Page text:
++package up a Linux kernel module using module versioning deps.
++.TP
++\fB-d --dirname\fR
++Directory where modules can be found,
++\fI/lib/modules/RELEASE\fR
++by default.
++.TP
++\fB--first-time\fR
++Normally, \fBmodprobe\fR will succeed (and do
++nothing) if told to insert a module which is already
++present or to remove a module which isn't present. This is
++ideal for simple scripts; however, more complicated scripts often
++want to know whether \fBmodprobe\fR really
++did something: this option makes modprobe fail in the
++case that it actually didn't do anything.
++.TP
++\fB--force-vermagic\fR
++Every module contains a small string containing important
++information, such as the kernel and compiler versions. If
++a module fails to load and the kernel complains that the
++"version magic" doesn't match, you can use this option to
++remove it. Naturally, this check is there for your
++protection, so this using option is dangerous unless
++you know what you're doing.
++
++This applies to any modules inserted: both the module (or
++alias) on the command line and any modules on which it depends.
++.TP
++\fB--force-modversion\fR
++When modules are compiled with CONFIG_MODVERSIONS set, a
++section detailing the versions of every interfaced used
++by (or supplied by) the module is created. If a
++module fails to load and the kernel complains that the
++module disagrees about a version of some interface, you
++can use "--force-modversion" to remove the version
++information altogether. Naturally, this check is there
++for your protection, so using this option is dangerous
++unless you know what you're doing.
++
++This applies any modules inserted: both the module (or
++alias) on the command line and any modules on which it depends.
++.TP
++\fB-f --force\fR
++Try to strip any versioning information from the module
++which might otherwise stop it from loading: this is the
++same as using both \fB--force-vermagic\fR and
++\fB--force-modversion\fR\&. Naturally, these
++checks are there for your protection, so using this option
++is dangerous unless you know what you are doing.
++
++This applies to any modules inserted: both the module (or
++alias) on the command line and any modules it on which it depends.
++.TP
++\fB-i --ignore-install --ignore-remove\fR
++This option causes \fBmodprobe\fR to
++ignore \fBinstall\fR and
++\fBremove\fR commands in the
++configuration file (if any) for the module specified on the
++command line (any dependent modules are still subject
++to commands set for them in the configuration file). Both
++\fBinstall\fR and \fBremove\fR
++commands will currently be ignored when this option is used
++regardless of whether the request was more specifically
++made with only one or other (and not both) of
++\fB--ignore-install\fR or
++\fB--ignore-remove\fR\&.
++See \fBmodprobe.conf\fR(5)\&.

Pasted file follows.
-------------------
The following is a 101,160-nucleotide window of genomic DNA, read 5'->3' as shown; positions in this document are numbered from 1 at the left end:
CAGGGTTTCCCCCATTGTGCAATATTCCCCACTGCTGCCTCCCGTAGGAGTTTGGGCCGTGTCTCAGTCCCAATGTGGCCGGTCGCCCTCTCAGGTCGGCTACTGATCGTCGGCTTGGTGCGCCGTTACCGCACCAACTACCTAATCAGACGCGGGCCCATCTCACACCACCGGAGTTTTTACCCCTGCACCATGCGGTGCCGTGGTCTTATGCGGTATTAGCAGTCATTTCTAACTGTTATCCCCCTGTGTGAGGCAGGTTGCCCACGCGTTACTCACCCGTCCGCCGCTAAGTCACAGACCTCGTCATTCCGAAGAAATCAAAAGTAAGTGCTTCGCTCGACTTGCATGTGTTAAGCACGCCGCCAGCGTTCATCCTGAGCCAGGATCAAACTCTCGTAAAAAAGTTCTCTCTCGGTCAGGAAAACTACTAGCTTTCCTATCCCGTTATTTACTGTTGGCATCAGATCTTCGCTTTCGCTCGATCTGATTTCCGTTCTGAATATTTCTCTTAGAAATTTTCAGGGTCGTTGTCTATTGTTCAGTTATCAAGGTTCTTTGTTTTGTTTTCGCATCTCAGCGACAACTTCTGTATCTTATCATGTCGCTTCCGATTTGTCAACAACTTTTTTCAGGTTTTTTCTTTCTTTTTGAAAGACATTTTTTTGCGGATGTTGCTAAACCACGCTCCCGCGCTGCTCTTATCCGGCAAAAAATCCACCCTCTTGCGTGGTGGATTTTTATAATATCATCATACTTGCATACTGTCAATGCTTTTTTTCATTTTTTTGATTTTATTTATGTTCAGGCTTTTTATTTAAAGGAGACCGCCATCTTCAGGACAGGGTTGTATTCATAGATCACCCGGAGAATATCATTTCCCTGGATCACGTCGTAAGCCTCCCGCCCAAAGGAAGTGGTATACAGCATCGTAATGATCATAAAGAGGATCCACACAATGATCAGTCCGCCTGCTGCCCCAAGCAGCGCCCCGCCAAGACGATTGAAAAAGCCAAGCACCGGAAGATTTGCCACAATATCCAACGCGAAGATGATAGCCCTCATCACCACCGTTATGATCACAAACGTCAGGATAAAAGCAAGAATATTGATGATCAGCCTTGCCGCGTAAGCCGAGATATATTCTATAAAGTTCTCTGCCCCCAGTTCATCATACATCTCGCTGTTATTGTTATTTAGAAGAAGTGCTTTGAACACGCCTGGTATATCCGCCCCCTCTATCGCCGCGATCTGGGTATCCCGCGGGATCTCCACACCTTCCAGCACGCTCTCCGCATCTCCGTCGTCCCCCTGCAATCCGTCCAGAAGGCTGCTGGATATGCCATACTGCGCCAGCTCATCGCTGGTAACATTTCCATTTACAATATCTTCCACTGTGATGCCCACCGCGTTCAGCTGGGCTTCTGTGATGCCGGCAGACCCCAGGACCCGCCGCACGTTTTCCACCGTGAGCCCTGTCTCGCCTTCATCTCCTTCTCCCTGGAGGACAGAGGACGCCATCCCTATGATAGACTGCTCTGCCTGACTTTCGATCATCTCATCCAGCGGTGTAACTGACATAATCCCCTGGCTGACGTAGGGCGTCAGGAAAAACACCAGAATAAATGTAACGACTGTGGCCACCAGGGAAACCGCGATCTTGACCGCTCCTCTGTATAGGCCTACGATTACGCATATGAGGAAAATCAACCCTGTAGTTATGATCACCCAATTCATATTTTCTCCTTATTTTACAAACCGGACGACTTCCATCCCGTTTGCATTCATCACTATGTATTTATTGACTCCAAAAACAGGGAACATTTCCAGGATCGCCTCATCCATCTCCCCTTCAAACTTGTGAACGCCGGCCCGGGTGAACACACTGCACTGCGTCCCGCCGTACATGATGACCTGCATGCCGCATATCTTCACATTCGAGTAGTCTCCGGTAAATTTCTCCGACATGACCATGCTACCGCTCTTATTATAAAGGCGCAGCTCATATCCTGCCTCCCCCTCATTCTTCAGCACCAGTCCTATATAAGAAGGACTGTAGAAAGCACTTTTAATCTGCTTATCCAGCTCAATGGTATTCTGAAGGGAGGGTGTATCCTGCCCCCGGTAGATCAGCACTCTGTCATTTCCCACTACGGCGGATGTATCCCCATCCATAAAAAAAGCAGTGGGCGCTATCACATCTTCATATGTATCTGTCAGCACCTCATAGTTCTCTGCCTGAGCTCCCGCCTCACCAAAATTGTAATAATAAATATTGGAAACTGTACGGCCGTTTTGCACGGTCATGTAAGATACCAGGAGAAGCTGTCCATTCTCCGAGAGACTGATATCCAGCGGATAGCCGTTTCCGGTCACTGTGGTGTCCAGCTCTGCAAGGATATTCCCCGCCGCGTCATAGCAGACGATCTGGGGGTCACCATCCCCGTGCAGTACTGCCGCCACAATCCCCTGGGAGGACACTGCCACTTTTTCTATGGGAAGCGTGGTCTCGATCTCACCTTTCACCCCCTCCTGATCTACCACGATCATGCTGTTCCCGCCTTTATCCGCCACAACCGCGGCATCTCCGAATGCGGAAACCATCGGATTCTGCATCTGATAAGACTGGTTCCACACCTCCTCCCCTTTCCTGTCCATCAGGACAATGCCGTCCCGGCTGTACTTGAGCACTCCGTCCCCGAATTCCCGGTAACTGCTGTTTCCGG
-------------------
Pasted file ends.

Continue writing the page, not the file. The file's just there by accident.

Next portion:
++.TP
++\fB-l --list\fR
++List all modules matching the given wildcard (or "*"
++if no wildcard is given). This option is provided for
++backwards compatibility and may go away in future: see
++\fBfind\fR(1) and
++\fBbasename\fR(1) for a more flexible alternative.
++.TP
++\fB-n --dry-run\fR
++This option does everything but actually insert or
++delete the modules (or run the install or remove
++commands). Combined with \fB-v\fR, it is
++useful for debugging problems. For historical reasons
++both \fB--dry-run\fR and \fB--show\fR
++actually mean the same thing and are interchangeable.
++.TP
++\fB-q --quiet\fR
++With this flag, \fBmodprobe\fR won't print an error
++message if you try to remove or insert a module it can't find (and
++isn't an alias or
++\fBinstall\fR/\fBremove\fR command).
++However, it will still return with a non-zero exit status. The
++kernel uses this to opportunistically probe for modules which might
++exist using request_module.
++.TP
++\fB-R --resolve-alias\fR
++Print all module names matching an alias. This can be useful
++for debugging module alias problems.
++.TP
++\fB-r --remove\fR
++This option causes \fBmodprobe\fR to remove
++rather than insert a module. If the modules it depends on
++are also unused, \fBmodprobe\fR will try to
++remove them too. Unlike insertion, more than one module
++can be specified on the command line (it does not make
++sense to specify module parameters when removing modules).
++
++There is usually no reason to remove modules, but some
++buggy modules require it. Your distribution kernel may not
++have been built to support removal of modules at all.
++.TP
++\fB-S --set-version\fR
++Set the kernel version, rather than using
++\fBuname\fR(2) to decide on the kernel version (which dictates where to
++find the modules).
++.TP
++\fB--show-depends\fR
++List the dependencies of a module (or alias), including
++the module itself. This produces a (possibly empty) set
++of module filenames, one per line, each starting with
++"insmod" and is typically used by distributions to determine
++which modules to include when generating initrd/initramfs images.
++\fBInstall\fR commands which apply are shown prefixed by
++"install". It does not run any of the install commands. Note that
++\fBmodinfo\fR(8)
++can be used to extract dependencies of a module from the
++module itself, but knows nothing of aliases or install commands.